|Now used by police to spy on you, the StingRay was first developed for military.|
California Unites Against Big Brother
Democrats and Republicans unite at the state level to get control of
Federally funded Big Brother spying programs.
SACRAMENTO, Calif. – A bill that would take the first step in limiting the use of “stingrays” to track the location of phones and sweep up electronic communications passed out of the state Senate on Friday. The bill would not only protect privacy in California, but would also hinder part of the federal surveillance state.
Cell site simulators, known as “stingrays,” spoof cell phone towers. Any device within range is essentially tricked into connecting to the stingray instead of the tower, allowing law enforcement to sweep up communications content, as well as locate and track the person in possession of a specific phone or other electronic device.
Sen. Jerry Hill introduced Senate Bill 741 (SB741) to prohibit a local agency from acquiring or using a stingray device unless “approved by a resolution or ordinance adopted by its legislative body at a regularly scheduled public meeting where the public has a reasonable opportunity to comment.” The bill also requires the resolution or ordinance to set forth policies on stingray use based on specific guidelines outlined int the legislation.
SB741 passed the state Senate by a vote of 39-0 on Friday.
Recent revelations prove police departments have used stingrays for surveillance under a shroud of secrecy with the encouragement and support of the FBI. Last summer, documents reveals the Tacoma Police Department used stingray devices in virtual secrecy for six years. According to the Tacoma News Tribune, “Neither the Pierce County Prosecutors Office, nor public defenders — not even superior court judges — were aware of Tacoma police using this surveillance technique.” The paper reported that Police Chief Don Ramsdell refused to comment for its story, citing an FBI non-disclosure agreement.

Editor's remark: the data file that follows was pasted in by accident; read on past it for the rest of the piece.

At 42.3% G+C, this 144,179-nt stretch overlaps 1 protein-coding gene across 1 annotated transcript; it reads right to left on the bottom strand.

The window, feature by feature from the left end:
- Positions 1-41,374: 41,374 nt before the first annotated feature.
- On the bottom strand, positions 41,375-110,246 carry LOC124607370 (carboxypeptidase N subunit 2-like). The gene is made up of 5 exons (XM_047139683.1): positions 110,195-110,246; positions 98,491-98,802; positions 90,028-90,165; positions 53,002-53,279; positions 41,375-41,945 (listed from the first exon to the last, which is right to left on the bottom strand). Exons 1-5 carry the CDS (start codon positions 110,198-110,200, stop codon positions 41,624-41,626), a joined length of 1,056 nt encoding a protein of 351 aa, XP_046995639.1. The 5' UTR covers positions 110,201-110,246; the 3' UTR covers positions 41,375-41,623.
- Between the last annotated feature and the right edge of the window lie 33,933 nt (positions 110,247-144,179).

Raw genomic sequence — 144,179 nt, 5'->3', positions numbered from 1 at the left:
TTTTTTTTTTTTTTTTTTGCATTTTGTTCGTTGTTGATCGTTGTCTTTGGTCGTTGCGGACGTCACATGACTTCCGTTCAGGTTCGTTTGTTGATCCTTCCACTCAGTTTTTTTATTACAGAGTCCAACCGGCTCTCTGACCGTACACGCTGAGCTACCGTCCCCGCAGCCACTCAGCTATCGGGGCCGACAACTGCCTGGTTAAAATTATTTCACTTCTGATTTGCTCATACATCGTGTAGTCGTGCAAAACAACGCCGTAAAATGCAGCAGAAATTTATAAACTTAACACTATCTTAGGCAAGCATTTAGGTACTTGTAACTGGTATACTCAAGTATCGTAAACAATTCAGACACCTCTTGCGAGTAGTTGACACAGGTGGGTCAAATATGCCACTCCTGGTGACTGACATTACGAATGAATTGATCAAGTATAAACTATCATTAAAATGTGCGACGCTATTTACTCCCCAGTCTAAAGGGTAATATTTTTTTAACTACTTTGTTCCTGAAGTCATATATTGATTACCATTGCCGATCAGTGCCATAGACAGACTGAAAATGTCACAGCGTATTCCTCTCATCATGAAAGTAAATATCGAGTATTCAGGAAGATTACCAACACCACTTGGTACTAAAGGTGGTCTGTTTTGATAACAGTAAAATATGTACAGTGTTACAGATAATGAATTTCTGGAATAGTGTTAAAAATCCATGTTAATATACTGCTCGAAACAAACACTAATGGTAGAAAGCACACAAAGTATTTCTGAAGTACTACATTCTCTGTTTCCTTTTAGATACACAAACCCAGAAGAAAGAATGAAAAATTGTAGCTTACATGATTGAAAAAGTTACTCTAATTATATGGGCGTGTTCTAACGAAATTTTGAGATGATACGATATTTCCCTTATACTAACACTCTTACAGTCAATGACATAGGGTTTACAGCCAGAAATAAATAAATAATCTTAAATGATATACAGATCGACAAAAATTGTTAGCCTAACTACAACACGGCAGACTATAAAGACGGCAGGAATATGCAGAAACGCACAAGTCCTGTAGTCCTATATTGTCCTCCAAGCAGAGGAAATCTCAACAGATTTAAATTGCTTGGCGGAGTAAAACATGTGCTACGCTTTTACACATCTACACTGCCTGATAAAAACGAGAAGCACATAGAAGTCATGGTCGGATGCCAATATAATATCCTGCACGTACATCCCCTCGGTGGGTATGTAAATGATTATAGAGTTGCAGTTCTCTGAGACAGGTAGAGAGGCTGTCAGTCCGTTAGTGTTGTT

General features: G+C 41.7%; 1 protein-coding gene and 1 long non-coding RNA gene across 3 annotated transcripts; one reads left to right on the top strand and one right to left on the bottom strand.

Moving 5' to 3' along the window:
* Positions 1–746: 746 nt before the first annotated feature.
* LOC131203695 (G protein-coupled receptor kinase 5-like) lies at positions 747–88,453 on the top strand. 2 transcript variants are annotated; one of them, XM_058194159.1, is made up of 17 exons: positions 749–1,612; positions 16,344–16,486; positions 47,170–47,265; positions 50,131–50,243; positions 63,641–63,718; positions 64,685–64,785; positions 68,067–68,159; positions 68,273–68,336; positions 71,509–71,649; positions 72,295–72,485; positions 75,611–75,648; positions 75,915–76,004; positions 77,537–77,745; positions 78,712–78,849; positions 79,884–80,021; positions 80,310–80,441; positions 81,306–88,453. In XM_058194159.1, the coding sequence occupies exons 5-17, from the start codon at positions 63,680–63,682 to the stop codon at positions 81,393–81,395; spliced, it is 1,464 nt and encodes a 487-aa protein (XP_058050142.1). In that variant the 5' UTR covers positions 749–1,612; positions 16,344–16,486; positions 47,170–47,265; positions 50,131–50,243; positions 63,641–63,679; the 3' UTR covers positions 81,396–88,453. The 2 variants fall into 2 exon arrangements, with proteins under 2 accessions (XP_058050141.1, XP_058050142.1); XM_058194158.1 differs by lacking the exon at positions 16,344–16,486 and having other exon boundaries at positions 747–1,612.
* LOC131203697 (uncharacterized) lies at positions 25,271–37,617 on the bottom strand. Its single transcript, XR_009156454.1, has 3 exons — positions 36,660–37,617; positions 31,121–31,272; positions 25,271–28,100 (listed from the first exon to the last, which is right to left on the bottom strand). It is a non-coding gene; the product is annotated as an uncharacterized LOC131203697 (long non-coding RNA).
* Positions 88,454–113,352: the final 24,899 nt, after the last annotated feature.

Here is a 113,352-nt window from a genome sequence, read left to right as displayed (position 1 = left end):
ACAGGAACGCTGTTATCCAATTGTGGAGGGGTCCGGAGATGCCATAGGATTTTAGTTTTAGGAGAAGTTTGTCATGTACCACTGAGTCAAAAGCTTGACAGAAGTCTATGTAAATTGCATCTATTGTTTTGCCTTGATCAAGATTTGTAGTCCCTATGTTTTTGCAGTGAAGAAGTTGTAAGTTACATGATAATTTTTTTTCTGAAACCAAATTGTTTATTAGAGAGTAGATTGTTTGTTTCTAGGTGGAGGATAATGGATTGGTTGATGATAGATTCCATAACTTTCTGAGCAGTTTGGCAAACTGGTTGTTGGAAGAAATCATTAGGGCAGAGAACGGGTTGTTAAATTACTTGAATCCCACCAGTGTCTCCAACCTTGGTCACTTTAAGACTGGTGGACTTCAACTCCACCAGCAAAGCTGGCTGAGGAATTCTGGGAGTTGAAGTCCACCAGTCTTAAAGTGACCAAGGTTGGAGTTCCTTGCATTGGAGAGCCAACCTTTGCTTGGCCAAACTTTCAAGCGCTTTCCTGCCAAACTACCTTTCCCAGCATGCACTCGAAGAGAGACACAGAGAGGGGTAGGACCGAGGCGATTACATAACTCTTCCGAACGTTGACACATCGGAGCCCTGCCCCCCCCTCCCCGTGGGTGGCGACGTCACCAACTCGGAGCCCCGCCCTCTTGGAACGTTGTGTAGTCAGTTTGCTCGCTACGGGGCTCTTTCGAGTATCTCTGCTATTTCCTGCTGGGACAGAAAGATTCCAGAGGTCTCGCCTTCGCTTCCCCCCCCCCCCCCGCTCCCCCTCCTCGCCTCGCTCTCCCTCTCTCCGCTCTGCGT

“Sunshine is a powerful antiseptic,” OffNow founder and deputy director Michael Boldin said. “Passage of this bill would shine a bright light on the use of stingray technology in California, and would certainly have a practical effect of limiting their use.”
Passage of SB741 would create a foundation for further action to limit stingray use. The next step would entail establishing a warrant requirement for use of a stingray device.
IMPACT ON FEDERAL PROGRAMS
The federal government funds the vast majority of state and local stingray programs, attaching one important condition. The feds require agencies acquiring the technology to sign non-disclosure agreements, as alluded to by the Tacoma police chief. This throws a giant shroud over the program, even preventing judges, prosecutors and defense attorneys from getting information about the use of stingrays in court. The feds actually instruct prosecutors to withdraw evidence if judges or legislators press for information.
The Baltimore Sun reported that last fall, a Baltimore detective refused to answer questions on the stand during a trial, citing a federal non-disclosure agreement.
Defense attorney Joshua Insley asked Cabreja about the agreement.“Does this document instruct you to withhold evidence from the state’s attorney and Circuit Court, even upon court order to produce?” he asked.“Yes,” Cabreja said.
As privacysos.org put it, “The FBI would rather police officers and prosecutors let ‘criminals’ go than face a possible scenario where a defendant brings a Fourth Amendment challenge to warrantless stingray spying.”
The feds sell the technology in the name of “anti-terrorism” efforts. With non-disclosure agreements in place, most police departments refuse to release any information on the use of stingrays. But information obtained from the Tacoma Police Department revealed that it uses the technology primarily for routine criminal investigations.(Read More - Tenth Amendment Center)